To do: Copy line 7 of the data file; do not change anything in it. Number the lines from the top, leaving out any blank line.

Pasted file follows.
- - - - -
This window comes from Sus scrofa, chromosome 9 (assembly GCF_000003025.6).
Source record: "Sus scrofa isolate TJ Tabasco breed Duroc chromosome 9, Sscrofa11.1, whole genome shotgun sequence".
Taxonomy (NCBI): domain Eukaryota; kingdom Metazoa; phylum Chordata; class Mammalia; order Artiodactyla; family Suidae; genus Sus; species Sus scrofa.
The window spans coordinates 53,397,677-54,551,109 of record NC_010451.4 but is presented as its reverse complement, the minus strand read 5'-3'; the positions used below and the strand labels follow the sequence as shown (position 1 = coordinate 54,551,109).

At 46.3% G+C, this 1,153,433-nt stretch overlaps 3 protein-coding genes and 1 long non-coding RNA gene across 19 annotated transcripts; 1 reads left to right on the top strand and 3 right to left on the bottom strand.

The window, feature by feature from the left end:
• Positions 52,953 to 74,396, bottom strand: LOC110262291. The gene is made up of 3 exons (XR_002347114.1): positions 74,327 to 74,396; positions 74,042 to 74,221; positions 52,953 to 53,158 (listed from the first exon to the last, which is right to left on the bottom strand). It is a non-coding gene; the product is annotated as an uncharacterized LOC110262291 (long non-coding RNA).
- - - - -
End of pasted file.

• Positions 52,953 to 74,396, bottom strand: LOC110262291. The gene is made up of 3 exons (XR_002347114.1): positions 74,327 to 74,396; positions 74,042 to 74,221; positions 52,953 to 53,158 (listed from the first exon to the last, which is right to left on the bottom strand). It is a non-coding gene; the product is annotated as an uncharacterized LOC110262291 (long non-coding RNA).